Principle 10 Of Mankiw And Taylor's Ten Principles Of Economics

Register to read the introduction… The increase in production will therefore mean more hiring is needed, which increases the demand for workers resulting to a decrease in unemployment. In addition in the short run an increase in inflation will reduce unemployment, resulting to a trade-off between inflation and unemployment. In addition Pettinger (2011) says “If an economy experienced inflation, then the Central Bank raises interest rates. Higher interest rates will reduce consumer spending and investment leading to lower aggregate demand. This fall in aggregate demand will lead to lower inflation. However, if there is a decline in Real GDP, firms will employ fewer workers leading to a rise in unemployment.” Furthermore Hoover (2008) brought forward that “when unemployment was high, wages increased slowly and when unemployment was low, wages rose rapidly.” In the short-run Phillips Curve the level of inflation depends on the given level of unemployment thus the curve slopes downwards. The main reason that the curve is downward sloping is that there is ‘money illusion’; Cunningham (2012) demonstrated that “in short run wages are not renegotiated which means that there are some wage contracts which are not affected by the increase in the money supply and growth.” This therefore brings forward that when there is an increase in the supply of money, it will result in an increase in the inflation rate …show more content…
The relationship between the inflation rate and the unemployment rate looked to have broken down. It was therefore possible to have a number of inflation rates for any given unemployment rate. Mankiw and Taylor (2011) and Begg, Fischer and Dornbusch (2008) have both shown that the Breakdown of Phillips curve was caused by several reasons such as high boost in the price of oil on world markets because of the OPEC (Organization of the Petroleum Exporting Countries) supply cuts, another reason was the “Expansionary or accommodative monetary policy pursued by central banks.” During this period the United Kingdom and many other countries began to experience growing unemployment and higher inflation rates as well, this came to be known as ‘Stagflation”. (See diagram …show more content…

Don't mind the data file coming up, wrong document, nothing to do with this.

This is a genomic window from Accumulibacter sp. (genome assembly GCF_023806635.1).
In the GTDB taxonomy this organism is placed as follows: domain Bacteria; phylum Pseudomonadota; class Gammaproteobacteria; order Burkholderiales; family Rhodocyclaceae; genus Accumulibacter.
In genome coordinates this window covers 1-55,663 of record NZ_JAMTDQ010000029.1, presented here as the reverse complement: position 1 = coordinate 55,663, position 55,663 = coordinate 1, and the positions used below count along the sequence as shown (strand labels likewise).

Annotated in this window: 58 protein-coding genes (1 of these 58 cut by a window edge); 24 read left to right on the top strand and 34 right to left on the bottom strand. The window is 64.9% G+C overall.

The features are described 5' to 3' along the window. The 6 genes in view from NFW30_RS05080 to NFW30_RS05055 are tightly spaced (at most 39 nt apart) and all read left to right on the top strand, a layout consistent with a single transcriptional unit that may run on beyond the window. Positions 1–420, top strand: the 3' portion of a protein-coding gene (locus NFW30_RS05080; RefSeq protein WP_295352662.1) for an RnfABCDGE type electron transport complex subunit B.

Economics. 9th ed. Berkshire: McGraw-Hill Education. p508-512.

* Cunningham, S.R (2012). A World of Persistent Inflation. [ONLINE] Available at: [Accessed 04 March 2013].

* Hall, D. (2012) Inflation and Unemployment [Lecture Notes]

* Hoover, K.D (2008) Phillips Curve: Library of Economics and Liberty. [ONLINE] Available at: [Accessed 04 March 2013].

* Mankiw, N.G (2011). Principles of Economics. 6th ed. Mason, OH, USA: South-Western College.

* Mankiw, N.G and Taylor M.P (2011). Economics. 2nd ed. Cheriton House, North way, Andover, Hampshire, United Kingdom : Brendan George.

* Minerd, Scott [ONLINE] Available at:;;.aspx. [Accessed 4 March

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